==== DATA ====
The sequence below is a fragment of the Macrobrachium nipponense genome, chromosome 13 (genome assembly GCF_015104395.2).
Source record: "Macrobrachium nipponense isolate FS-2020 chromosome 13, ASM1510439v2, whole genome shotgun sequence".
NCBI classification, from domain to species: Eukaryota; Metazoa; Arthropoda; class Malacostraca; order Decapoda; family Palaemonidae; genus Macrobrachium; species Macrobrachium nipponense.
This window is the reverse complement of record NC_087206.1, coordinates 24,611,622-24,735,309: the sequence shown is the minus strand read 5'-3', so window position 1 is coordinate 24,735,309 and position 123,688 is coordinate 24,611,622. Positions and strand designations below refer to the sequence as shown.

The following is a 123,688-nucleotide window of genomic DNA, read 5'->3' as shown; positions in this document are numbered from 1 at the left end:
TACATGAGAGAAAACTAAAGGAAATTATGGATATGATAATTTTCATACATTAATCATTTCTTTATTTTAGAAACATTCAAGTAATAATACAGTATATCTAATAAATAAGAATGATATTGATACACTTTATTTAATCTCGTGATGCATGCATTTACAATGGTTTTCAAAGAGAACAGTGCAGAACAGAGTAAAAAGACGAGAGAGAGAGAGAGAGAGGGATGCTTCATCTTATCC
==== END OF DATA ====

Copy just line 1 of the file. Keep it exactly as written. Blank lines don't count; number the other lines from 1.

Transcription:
The sequence below is a fragment of the Macrobrachium nipponense genome, chromosome 13 (genome assembly GCF_015104395.2).